Tuesday, June 18, 2013

Tea for Two: The Stories and History of Tea

The Tea Kettle
by Warwick Goble, 1910
The History of Tea
Legend has it that tea was discovered in China in 2737 BC by the Emperor Shen Nung, when the leaves of a wild tea bush accidentally fell into a pot of boiling water. By the time of the Tang Dynasty tea had become China’s national drink.
Tea was first brought to Portugal and Holland by missionaries and sailors returning from China. By the early 17th century, as China slowly opened up to trade with the outside world, regular cargoes of tea began to arrive in Europe and eventually Britain.
At first, only royalty could afford to drink tea, then the nobility acquired a taste for it. Servants were introduced to tea by drinking the ’dregs’ – using leaves left over from their masters’ brew.
The first record of tea trading with Chinese merchants is dated 1644.
Tea became popular in refined British society during the reign of King Charles II, when his Portuguese wife, Catherine Braganza, introduced tea to the Court
Tea was first planted in Africa in 1687 but did not spread to East and Central Africa until the end of the 19th century. Today Africa is one of the world’s largest producers of tea.
It is believed that tea was first brought to the colony of New Amsterdam (which later became New York) by the Dutch around the middle of the 17th century.
Boston, Massachusetts  is also the site of the famed Tea Party in 1773, when angry colonists took a stand on English–imparted tea taxes.
Iced tea debuted in 1904 at the Louisiana State Purchase Exposition in St. Louis, Mo. The temperature was soaring and the staff in the Far East Tea House couldn’t get any fair–goers to even look their way, let alone sample their tea. So they poured the hot tea over ice cubes and the drink quickly became the exposition’s most popular beverage.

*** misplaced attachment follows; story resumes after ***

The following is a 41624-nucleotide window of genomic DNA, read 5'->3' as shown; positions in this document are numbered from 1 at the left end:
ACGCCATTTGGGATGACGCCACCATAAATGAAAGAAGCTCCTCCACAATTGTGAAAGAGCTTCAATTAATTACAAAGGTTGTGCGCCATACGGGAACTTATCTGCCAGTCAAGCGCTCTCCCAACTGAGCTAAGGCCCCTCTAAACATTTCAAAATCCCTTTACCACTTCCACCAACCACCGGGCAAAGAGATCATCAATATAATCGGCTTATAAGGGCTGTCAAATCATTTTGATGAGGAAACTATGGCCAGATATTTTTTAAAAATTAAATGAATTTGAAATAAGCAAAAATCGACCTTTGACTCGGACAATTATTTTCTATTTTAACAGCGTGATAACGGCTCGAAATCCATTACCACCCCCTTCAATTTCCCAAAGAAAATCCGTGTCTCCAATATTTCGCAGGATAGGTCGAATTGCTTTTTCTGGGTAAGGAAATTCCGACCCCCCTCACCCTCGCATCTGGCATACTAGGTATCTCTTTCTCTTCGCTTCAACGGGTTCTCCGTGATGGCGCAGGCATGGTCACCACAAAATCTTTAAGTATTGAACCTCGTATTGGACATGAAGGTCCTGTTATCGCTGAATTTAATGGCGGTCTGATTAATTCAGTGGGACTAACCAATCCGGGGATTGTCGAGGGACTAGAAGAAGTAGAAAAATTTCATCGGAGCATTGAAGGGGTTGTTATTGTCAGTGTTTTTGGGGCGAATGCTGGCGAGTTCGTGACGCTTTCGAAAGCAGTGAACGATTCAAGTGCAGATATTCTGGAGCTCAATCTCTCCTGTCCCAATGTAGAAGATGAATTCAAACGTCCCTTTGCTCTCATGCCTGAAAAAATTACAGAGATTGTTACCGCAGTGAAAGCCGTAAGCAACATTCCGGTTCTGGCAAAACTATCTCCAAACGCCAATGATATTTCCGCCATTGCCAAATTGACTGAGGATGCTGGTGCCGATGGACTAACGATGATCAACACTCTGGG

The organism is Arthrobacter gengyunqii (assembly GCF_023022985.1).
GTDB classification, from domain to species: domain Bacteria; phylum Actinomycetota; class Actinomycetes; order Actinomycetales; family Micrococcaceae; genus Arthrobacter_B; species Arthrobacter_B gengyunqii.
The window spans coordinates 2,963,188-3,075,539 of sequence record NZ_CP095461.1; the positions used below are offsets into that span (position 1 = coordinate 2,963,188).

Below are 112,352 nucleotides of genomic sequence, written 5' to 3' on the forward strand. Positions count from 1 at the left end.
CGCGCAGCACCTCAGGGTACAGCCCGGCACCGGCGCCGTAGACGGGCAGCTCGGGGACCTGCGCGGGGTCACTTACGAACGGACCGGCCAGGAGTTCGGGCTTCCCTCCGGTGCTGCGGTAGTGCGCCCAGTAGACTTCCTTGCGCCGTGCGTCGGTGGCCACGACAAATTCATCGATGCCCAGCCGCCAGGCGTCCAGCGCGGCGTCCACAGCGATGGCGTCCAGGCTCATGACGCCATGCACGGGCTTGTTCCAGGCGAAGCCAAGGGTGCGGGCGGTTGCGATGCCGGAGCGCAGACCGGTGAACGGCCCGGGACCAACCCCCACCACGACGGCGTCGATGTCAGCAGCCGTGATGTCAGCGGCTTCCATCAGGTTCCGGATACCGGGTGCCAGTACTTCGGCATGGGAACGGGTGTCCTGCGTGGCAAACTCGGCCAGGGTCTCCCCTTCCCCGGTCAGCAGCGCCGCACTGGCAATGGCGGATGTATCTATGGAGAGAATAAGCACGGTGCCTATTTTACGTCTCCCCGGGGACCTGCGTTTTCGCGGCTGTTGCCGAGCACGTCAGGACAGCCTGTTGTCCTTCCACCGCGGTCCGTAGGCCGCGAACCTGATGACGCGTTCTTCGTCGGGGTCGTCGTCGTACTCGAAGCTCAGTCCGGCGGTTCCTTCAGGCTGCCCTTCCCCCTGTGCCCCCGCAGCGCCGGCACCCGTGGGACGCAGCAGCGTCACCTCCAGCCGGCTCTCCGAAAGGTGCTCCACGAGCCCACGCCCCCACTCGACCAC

For more information please visit http://theteaspot.com/tea-history.html


The Accomplished and Lucky Tea-Kettle - Japan
The Ancestor of Tea – Chinese Folktale

Chinese Tea Stories
The Ghost’s Tea Kettle – Yupik
Learning to Act - India
The Samurai and the Tea Master – Japan * You can listen to the audio or read the story at this link.
The Tea-Kettle – Japan


From the great Irish Storyteller Eamon Kelly: The Tea Man

A Cup of Christmas Tea by Thomas Hegg – This is an original poem so copyright is in effect. Please contact Mr. Hegg for permission to tell this poem.


Dà Hóng Páo – Great Red Robe oolong teahttp://www.tealegends.com/da-hong-pao-great-red-robe-oolong/

In Pursuit of Tea: The Legend of Tieguanyin and The Legend of Bodhidharma

I’m a Little Teapothttp://www.dltk-kids.com/crafts/grandparents/mteapot.html Salt Dough Tea Set

Tea Party Puppets

I'm a little teapot,
Short and stout,
Here is my handle (one hand on hip),
Here is my spout (other arm out with elbow and wrist bent).
When I get all steamed up,
Hear me shout,
Tip me over and pour me out! (lean over toward spout)
Karen Chace 2013 ©
This blog post was researched and compiled by Karen Chace. Permission for private use is granted. Distribution, either electronically or on paper is prohibited without my expressed written permission. For permission please contact me at storybug@aol.com. Of course, if you wish to link to my blog via your website, blog, newsletter, Facebook page or Twitter please feel free to do so; I greatly appreciate your support and personal integrity.